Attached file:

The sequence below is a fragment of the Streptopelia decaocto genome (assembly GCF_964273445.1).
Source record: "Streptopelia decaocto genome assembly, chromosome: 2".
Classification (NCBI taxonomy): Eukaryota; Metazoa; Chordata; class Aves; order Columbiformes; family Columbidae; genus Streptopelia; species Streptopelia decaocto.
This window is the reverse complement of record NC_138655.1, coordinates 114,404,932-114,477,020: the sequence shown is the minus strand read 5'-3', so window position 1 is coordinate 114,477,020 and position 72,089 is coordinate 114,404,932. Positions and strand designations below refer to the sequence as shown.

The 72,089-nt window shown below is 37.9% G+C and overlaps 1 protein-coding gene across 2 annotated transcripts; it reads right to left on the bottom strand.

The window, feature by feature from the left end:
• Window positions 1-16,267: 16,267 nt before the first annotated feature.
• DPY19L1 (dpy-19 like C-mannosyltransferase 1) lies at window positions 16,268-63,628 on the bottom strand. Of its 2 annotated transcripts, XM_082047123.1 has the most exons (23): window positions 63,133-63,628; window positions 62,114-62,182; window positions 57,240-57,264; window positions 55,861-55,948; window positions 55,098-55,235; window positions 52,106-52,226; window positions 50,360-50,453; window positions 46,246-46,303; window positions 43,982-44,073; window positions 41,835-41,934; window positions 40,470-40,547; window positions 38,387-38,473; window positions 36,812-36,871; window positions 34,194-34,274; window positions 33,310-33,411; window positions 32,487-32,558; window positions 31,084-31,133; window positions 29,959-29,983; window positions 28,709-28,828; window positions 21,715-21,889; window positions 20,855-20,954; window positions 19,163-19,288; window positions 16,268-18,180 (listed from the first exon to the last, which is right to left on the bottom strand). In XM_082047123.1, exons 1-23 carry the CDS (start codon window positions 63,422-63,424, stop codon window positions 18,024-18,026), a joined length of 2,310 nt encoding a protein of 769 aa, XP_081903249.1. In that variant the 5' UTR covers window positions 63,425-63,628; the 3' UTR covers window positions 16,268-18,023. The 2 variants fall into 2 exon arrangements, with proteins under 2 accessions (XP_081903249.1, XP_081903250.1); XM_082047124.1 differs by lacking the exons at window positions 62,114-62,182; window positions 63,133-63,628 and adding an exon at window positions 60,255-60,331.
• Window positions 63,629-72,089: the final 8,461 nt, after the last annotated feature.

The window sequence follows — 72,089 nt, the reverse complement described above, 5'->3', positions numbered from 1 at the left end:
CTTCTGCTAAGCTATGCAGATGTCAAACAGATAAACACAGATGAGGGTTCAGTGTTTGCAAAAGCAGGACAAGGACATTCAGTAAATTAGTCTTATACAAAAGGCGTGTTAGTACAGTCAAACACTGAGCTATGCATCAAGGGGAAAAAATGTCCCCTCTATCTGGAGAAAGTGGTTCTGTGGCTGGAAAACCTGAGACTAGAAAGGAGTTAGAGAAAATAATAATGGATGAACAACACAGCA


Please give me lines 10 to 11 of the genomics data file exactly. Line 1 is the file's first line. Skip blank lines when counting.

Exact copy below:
The window sequence follows — 72,089 nt, the reverse complement described above, 5'->3', positions numbered from 1 at the left end:
CTTCTGCTAAGCTATGCAGATGTCAAACAGATAAACACAGATGAGGGTTCAGTGTTTGCAAAAGCAGGACAAGGACATTCAGTAAATTAGTCTTATACAAAAGGCGTGTTAGTACAGTCAAACACTGAGCTATGCATCAAGGGGAAAAAATGTCCCCTCTATCTGGAGAAAGTGGTTCTGTGGCTGGAAAACCTGAGACTAGAAAGGAGTTAGAGAAAATAATAATGGATGAACAACACAGCA